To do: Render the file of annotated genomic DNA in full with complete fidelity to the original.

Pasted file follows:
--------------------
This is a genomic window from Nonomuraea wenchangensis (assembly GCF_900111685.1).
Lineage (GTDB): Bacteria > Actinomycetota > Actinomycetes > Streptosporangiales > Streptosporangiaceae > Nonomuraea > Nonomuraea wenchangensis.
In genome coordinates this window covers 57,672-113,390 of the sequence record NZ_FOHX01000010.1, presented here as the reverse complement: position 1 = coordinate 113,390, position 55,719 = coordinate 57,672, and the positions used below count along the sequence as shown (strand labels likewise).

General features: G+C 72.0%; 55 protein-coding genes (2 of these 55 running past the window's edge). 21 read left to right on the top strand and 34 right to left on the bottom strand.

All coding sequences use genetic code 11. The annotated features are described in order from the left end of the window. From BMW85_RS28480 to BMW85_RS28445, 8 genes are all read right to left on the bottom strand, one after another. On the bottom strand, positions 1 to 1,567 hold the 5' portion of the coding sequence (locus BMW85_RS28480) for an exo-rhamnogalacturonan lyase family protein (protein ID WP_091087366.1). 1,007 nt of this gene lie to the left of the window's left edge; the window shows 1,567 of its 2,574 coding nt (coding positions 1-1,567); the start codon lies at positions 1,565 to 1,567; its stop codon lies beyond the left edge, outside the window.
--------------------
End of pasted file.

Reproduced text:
This is a genomic window from Nonomuraea wenchangensis (assembly GCF_900111685.1).
Lineage (GTDB): Bacteria > Actinomycetota > Actinomycetes > Streptosporangiales > Streptosporangiaceae > Nonomuraea > Nonomuraea wenchangensis.
In genome coordinates this window covers 57,672-113,390 of the sequence record NZ_FOHX01000010.1, presented here as the reverse complement: position 1 = coordinate 113,390, position 55,719 = coordinate 57,672, and the positions used below count along the sequence as shown (strand labels likewise).

General features: G+C 72.0%; 55 protein-coding genes (2 of these 55 running past the window's edge). 21 read left to right on the top strand and 34 right to left on the bottom strand.

All coding sequences use genetic code 11. The annotated features are described in order from the left end of the window. From BMW85_RS28480 to BMW85_RS28445, 8 genes are all read right to left on the bottom strand, one after another. On the bottom strand, positions 1 to 1,567 hold the 5' portion of the coding sequence (locus BMW85_RS28480) for an exo-rhamnogalacturonan lyase family protein (protein ID WP_091087366.1). 1,007 nt of this gene lie to the left of the window's left edge; the window shows 1,567 of its 2,574 coding nt (coding positions 1-1,567); the start codon lies at positions 1,565 to 1,567; its stop codon lies beyond the left edge, outside the window.